Grand Isle Selectboard would like to share the following tips and resources regarding the upcoming total solar eclipse scheduled for our area on Monday April 8th, 2024. Preparation and education will help ensure a successful, safe, and educational community event.

Eclipse Preparation:
1) Traffic will be heavy and lines for local services such as restaurants, gas stations, grocery stores, and retail stores may be longer than usual; do what you can ahead of time before the anticipated impact days and allow for extra time to get where you need to go.

Things to consider doing in advance of the heaviest congestion periods:

  • Errands & Appointments: Schedule your errands and appointments early, before Thursday, April 4, 2024, if possible. Check ahead if you have plans for Monday, April 8, 2024; some services and businesses will be closed or have limited hours during this time. By scheduling your errands early, you will beat the crowds and give local stores and businesses time to restock before eclipse visitors arrive; this includes grocery shopping, doctor/dentist/veterinary appointments, prescriptions, etc.
  • Supplies: Overall, supplies may be limited due to the high demand, which may mean the items you want are not available during the impact days. If there is something important you need, get it early.
  • Gas: If you normally fill up your tank on the weekend, be sure to do that task early, before Thursday, April 4, 2024.
  • Cash: If you regularly use cash or want some on hand, consider visiting your local bank or ATM before Thursday, April 4, 2024.

2) 911: Know when it is appropriate to call 911 (true emergencies) and have the non-emergency
phone number for your local Dispatch Center programmed into your phone ahead of time. The
non-emergency phone number for Grand Isle County Sheriff’s Department is (802) 372-4482
and after-hours number (802) 524-5993.

3) Cellular Service: With the increased number of visitors, local public safety officials anticipate
cellular service may become overwhelmed (primarily Monday, April 8, 2024) or have limited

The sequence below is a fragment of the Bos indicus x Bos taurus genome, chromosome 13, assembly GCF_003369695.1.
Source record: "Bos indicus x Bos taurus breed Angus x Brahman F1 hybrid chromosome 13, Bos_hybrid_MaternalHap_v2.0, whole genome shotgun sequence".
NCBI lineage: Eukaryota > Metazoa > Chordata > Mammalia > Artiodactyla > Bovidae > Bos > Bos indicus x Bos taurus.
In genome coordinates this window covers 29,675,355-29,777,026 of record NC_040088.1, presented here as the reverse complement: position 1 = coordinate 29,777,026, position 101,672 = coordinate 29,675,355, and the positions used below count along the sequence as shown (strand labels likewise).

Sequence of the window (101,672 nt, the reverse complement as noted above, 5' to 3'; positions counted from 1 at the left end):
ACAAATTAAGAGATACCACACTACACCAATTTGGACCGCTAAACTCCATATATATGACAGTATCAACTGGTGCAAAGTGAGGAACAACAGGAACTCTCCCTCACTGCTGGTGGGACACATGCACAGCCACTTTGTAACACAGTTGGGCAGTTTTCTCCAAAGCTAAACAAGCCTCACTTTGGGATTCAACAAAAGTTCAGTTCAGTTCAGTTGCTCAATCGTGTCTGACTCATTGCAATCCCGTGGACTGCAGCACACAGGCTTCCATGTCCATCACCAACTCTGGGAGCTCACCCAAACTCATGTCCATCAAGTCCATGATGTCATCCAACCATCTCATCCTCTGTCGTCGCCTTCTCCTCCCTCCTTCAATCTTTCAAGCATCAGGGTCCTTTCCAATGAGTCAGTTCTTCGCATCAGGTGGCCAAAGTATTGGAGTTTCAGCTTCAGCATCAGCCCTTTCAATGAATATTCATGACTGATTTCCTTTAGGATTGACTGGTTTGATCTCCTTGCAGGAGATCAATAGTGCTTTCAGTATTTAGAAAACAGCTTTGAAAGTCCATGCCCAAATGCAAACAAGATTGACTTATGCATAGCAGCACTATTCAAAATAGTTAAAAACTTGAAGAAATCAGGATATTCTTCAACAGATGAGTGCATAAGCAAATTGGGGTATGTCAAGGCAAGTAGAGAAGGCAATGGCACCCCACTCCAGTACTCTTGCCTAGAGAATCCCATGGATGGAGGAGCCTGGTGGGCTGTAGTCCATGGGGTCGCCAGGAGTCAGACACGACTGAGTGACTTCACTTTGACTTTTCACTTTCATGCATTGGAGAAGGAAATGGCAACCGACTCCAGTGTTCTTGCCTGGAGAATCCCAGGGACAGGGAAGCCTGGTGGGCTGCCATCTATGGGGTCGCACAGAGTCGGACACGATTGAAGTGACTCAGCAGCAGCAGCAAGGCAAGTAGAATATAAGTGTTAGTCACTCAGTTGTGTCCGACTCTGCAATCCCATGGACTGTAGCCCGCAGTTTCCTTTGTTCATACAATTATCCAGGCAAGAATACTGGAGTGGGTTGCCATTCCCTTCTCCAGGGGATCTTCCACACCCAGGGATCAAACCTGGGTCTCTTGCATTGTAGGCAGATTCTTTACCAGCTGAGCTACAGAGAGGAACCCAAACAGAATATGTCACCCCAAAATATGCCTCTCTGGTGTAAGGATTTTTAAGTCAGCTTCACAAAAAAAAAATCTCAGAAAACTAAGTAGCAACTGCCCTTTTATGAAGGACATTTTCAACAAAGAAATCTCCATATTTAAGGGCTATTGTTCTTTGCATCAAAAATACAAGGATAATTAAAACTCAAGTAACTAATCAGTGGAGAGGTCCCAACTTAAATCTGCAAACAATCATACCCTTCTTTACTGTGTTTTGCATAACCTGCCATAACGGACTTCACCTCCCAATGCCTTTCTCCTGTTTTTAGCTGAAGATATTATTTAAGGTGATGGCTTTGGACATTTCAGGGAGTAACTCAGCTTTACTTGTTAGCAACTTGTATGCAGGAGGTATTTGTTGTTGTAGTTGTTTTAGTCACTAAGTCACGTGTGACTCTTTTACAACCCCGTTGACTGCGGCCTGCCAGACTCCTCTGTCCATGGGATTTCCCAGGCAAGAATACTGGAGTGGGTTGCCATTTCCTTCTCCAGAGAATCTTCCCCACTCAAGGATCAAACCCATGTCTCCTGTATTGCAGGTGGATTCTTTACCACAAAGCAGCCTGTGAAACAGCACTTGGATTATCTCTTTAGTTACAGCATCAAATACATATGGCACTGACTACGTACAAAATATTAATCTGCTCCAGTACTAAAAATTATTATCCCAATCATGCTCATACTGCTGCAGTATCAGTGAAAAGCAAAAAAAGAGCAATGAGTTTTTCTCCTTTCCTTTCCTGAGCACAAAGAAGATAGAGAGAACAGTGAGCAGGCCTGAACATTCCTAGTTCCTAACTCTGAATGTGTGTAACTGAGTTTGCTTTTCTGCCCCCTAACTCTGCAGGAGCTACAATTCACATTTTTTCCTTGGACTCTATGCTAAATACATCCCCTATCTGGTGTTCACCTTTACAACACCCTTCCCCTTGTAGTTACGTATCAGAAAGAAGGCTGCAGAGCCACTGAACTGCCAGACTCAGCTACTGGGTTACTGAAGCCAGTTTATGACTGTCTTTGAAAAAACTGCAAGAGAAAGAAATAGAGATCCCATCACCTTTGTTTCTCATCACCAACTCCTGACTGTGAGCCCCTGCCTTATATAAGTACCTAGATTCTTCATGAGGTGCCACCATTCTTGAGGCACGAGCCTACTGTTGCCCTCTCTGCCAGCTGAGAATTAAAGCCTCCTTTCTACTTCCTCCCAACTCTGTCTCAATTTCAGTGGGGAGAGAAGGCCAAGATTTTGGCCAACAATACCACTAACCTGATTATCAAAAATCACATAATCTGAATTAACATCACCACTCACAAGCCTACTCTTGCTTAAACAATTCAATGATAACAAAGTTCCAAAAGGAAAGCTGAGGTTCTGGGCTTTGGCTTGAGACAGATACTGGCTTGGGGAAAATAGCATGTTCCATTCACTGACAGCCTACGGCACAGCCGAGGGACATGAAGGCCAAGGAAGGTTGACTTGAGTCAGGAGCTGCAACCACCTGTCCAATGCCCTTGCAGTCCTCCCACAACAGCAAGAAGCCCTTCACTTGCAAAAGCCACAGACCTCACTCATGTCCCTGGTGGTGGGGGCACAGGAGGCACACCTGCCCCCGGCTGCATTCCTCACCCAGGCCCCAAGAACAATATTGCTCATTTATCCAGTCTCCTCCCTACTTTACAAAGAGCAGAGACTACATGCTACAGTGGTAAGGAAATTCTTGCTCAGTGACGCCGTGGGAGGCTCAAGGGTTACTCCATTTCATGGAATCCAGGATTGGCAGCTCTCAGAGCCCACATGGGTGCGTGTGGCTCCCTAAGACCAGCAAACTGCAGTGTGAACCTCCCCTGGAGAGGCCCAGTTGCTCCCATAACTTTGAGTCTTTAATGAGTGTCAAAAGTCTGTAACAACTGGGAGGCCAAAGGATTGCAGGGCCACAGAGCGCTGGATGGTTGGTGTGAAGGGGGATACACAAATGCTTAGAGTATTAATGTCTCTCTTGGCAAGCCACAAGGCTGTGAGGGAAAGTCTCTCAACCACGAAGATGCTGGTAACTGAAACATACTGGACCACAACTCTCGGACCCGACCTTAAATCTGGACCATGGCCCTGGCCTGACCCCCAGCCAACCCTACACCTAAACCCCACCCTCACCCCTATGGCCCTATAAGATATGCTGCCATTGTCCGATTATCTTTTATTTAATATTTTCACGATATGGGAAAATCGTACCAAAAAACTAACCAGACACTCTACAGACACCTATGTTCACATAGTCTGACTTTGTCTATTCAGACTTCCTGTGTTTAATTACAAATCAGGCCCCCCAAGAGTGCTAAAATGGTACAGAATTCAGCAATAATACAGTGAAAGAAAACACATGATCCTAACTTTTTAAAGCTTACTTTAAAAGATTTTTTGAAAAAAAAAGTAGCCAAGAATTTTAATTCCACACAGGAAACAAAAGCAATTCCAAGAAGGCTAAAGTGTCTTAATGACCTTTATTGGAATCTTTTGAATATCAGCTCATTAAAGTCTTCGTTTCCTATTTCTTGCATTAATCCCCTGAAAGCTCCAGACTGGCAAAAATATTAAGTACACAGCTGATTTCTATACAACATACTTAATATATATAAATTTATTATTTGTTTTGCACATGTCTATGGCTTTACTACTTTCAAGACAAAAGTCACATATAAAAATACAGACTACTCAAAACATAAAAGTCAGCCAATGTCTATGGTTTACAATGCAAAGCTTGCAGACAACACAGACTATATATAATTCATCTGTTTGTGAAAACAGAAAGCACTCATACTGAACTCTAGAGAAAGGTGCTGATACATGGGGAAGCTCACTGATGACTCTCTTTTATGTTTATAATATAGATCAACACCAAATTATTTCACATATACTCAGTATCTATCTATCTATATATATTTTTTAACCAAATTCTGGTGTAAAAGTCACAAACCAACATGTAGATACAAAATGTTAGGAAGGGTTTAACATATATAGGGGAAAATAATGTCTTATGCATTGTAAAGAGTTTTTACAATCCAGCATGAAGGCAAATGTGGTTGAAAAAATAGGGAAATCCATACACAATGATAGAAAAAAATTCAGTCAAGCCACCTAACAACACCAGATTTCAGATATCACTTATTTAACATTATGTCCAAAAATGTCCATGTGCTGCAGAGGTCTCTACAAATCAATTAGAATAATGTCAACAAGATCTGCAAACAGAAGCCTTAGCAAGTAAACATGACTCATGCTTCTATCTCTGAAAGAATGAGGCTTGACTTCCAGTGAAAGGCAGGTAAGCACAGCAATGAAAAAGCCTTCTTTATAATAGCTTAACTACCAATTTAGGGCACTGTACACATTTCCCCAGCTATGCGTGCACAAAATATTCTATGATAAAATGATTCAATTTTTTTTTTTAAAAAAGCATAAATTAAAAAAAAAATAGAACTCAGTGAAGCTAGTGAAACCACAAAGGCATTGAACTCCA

access during the impact days. Consider these ideas to assist with communications during this
time: Develop a communication plan with family and friends if you lose or have limited service.
If you only have a mobile phone at home, find out which of your neighbors have a land-line
number in case you need to call 911 for an emergency.

4) Public Water Systems: Consider postponing watering your lawn or using “extra” water during
the anticipated impact days to take pressure off the public water system during that time.

5) Individual/Family Emergency Plans: Consider the eclipse event to be an opportunity to check
your emergency kits and emergency plans. If you do not have a kit or have not discussed your
emergency plans, now is an opportune time to do so.

6) Visitors will be looking for a place to park and view the eclipse. This could mean entering
driveways and fields. If a property owner does not want this to occur, please mark and block
entrances to these places as well as adding no trespassing signs.

7) All the schools in the County have advised they will be closed on April 8th. It is still
undetermined if the High Schools will be, please consult with your child’s local High School
regarding closings.

Eclipse Etiquette / Safety:
The only safe way to look directly at the eclipsed or partially eclipsed Sun is through special-purpose
solar filters, such as “eclipse glasses” or handheld solar viewers. Ordinary sunglasses, even very dark
ones, are not safe for looking at the Sun; they transmit far more sunlight than is safe for our eyes.

  • Read and follow any instructions printed on or packaged with the filter.
  • Always supervise children using solar filters.
  • If you normally wear eyeglasses, keep them on. Put your eclipse glasses on over them, or
    hold your handheld viewer in front of them.
  • Stand still and cover your eyes with your eclipse glasses or solar viewer before looking up at
    the bright Sun. After looking at the Sun, turn away and remove your filter — do not remove
    it while looking at the Sun.
  • Do not look at the eclipsed or partially eclipsed Sun through an unfiltered camera, telescope,
    binoculars, or other optical device.
  • Similarly, do not look at the Sun through an unfiltered camera, telescope, binoculars, or any
    other optical device while using your eclipse glasses or handheld solar viewer in front of your
    eyes — the concentrated solar rays could damage the filter and enter your eyes, causing
    serious injury.
  • Seek expert advice from an astronomer before using a solar filter with a camera, telescope,
    binoculars, or any other optical device; note that solar filters must be attached to the front of
    any telescope, binoculars, camera lens, or other optics.

*Excerpts from

As always, The Grand Isle Selectboard is here to assist with any concerns citizens may have with the upcoming event. Please contact a member of the board or attend an upcoming meter if you would like additional information discussed.